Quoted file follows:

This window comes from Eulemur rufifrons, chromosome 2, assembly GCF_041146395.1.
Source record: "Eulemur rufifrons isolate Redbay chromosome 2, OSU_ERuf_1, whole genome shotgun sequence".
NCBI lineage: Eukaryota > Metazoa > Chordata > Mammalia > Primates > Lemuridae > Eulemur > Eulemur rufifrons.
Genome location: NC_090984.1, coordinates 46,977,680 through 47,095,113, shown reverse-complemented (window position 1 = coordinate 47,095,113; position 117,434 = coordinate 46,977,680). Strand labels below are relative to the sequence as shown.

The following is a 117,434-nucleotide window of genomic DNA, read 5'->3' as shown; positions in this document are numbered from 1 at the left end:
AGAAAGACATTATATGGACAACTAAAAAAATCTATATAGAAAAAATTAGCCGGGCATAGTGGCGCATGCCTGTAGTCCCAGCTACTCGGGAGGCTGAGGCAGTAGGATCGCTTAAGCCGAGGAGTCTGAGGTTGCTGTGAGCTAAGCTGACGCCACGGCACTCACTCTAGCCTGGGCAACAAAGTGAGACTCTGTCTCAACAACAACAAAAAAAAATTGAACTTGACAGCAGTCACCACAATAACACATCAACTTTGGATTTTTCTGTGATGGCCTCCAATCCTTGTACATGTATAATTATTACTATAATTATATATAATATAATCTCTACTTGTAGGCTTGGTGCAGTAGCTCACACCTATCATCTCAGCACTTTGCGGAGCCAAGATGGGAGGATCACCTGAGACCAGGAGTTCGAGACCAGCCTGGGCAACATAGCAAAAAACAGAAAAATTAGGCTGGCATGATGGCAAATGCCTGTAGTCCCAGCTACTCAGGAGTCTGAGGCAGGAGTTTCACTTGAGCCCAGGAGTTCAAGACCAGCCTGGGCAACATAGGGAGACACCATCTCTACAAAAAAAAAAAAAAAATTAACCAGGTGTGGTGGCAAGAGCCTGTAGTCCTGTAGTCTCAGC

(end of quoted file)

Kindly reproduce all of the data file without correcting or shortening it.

This window comes from Eulemur rufifrons, chromosome 2, assembly GCF_041146395.1.
Source record: "Eulemur rufifrons isolate Redbay chromosome 2, OSU_ERuf_1, whole genome shotgun sequence".
NCBI lineage: Eukaryota > Metazoa > Chordata > Mammalia > Primates > Lemuridae > Eulemur > Eulemur rufifrons.
Genome location: NC_090984.1, coordinates 46,977,680 through 47,095,113, shown reverse-complemented (window position 1 = coordinate 47,095,113; position 117,434 = coordinate 46,977,680). Strand labels below are relative to the sequence as shown.

The following is a 117,434-nucleotide window of genomic DNA, read 5'->3' as shown; positions in this document are numbered from 1 at the left end:
AGAAAGACATTATATGGACAACTAAAAAAATCTATATAGAAAAAATTAGCCGGGCATAGTGGCGCATGCCTGTAGTCCCAGCTACTCGGGAGGCTGAGGCAGTAGGATCGCTTAAGCCGAGGAGTCTGAGGTTGCTGTGAGCTAAGCTGACGCCACGGCACTCACTCTAGCCTGGGCAACAAAGTGAGACTCTGTCTCAACAACAACAAAAAAAAATTGAACTTGACAGCAGTCACCACAATAACACATCAACTTTGGATTTTTCTGTGATGGCCTCCAATCCTTGTACATGTATAATTATTACTATAATTATATATAATATAATCTCTACTTGTAGGCTTGGTGCAGTAGCTCACACCTATCATCTCAGCACTTTGCGGAGCCAAGATGGGAGGATCACCTGAGACCAGGAGTTCGAGACCAGCCTGGGCAACATAGCAAAAAACAGAAAAATTAGGCTGGCATGATGGCAAATGCCTGTAGTCCCAGCTACTCAGGAGTCTGAGGCAGGAGTTTCACTTGAGCCCAGGAGTTCAAGACCAGCCTGGGCAACATAGGGAGACACCATCTCTACAAAAAAAAAAAAAAAATTAACCAGGTGTGGTGGCAAGAGCCTGTAGTCCTGTAGTCTCAGC